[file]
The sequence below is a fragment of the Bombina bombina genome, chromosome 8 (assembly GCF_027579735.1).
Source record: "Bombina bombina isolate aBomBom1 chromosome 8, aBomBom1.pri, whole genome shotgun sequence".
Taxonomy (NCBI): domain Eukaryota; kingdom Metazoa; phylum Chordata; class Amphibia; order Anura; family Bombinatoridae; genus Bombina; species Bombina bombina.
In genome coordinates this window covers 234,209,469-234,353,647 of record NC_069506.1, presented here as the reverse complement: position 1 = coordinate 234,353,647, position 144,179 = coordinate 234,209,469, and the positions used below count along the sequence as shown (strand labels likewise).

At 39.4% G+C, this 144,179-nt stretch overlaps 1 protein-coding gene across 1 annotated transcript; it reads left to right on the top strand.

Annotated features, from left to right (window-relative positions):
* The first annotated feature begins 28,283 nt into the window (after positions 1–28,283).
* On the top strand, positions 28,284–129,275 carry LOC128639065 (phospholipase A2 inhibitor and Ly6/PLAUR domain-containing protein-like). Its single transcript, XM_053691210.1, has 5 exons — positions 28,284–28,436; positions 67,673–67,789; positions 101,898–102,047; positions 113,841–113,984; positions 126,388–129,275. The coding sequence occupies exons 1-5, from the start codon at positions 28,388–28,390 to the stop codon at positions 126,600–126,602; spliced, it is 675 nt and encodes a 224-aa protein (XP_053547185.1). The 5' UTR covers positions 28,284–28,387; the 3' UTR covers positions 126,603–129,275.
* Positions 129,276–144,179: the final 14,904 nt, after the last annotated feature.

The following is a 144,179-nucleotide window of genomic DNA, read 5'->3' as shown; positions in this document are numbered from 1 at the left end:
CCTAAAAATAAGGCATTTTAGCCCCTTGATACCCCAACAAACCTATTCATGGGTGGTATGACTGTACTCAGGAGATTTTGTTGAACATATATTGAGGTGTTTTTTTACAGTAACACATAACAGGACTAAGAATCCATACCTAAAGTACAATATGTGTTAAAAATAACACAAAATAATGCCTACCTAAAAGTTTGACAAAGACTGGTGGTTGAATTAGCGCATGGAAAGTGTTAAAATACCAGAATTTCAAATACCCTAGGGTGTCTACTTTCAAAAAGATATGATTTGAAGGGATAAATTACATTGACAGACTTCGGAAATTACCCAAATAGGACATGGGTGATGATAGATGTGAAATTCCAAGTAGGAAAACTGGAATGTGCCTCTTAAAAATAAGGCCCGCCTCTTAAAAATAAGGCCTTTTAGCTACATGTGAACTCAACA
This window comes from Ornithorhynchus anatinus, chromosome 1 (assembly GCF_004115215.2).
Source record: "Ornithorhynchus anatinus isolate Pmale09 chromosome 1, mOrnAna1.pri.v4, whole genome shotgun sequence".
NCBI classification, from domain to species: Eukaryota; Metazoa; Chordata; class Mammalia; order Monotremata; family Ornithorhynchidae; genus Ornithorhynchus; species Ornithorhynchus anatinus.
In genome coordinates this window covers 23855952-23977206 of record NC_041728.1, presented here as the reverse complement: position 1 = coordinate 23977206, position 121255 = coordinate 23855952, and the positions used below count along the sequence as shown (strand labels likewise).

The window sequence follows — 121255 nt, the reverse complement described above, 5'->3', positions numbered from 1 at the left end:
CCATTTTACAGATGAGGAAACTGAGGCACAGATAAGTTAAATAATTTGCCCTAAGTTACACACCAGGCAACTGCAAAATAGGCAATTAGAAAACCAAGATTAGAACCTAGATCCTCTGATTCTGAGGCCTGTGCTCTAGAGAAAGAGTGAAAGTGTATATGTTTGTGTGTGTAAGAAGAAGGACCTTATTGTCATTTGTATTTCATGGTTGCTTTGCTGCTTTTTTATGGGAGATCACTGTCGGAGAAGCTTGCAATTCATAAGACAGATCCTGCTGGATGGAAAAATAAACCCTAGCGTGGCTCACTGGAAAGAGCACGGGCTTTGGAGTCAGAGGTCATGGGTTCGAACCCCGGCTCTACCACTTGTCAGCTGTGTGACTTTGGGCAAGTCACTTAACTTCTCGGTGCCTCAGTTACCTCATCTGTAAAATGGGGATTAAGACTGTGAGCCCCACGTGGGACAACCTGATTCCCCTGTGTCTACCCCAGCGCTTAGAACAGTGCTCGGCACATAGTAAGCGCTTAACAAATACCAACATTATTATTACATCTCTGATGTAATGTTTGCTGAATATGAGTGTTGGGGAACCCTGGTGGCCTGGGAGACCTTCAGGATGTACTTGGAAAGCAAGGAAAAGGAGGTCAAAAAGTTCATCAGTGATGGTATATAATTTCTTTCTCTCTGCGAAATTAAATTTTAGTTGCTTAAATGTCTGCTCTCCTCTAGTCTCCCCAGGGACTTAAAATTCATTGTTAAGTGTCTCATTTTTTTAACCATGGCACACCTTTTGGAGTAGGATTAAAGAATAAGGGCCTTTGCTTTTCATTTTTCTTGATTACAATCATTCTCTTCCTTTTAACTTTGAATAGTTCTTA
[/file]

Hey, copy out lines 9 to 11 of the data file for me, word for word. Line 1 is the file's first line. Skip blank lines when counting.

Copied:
* Positions 129,276–144,179: the final 14,904 nt, after the last annotated feature.

The following is a 144,179-nucleotide window of genomic DNA, read 5'->3' as shown; positions in this document are numbered from 1 at the left end:
CCTAAAAATAAGGCATTTTAGCCCCTTGATACCCCAACAAACCTATTCATGGGTGGTATGACTGTACTCAGGAGATTTTGTTGAACATATATTGAGGTGTTTTTTTACAGTAACACATAACAGGACTAAGAATCCATACCTAAAGTACAATATGTGTTAAAAATAACACAAAATAATGCCTACCTAAAAGTTTGACAAAGACTGGTGGTTGAATTAGCGCATGGAAAGTGTTAAAATACCAGAATTTCAAATACCCTAGGGTGTCTACTTTCAAAAAGATATGATTTGAAGGGATAAATTACATTGACAGACTTCGGAAATTACCCAAATAGGACATGGGTGATGATAGATGTGAAATTCCAAGTAGGAAAACTGGAATGTGCCTCTTAAAAATAAGGCCCGCCTCTTAAAAATAAGGCCTTTTAGCTACATGTGAACTCAACA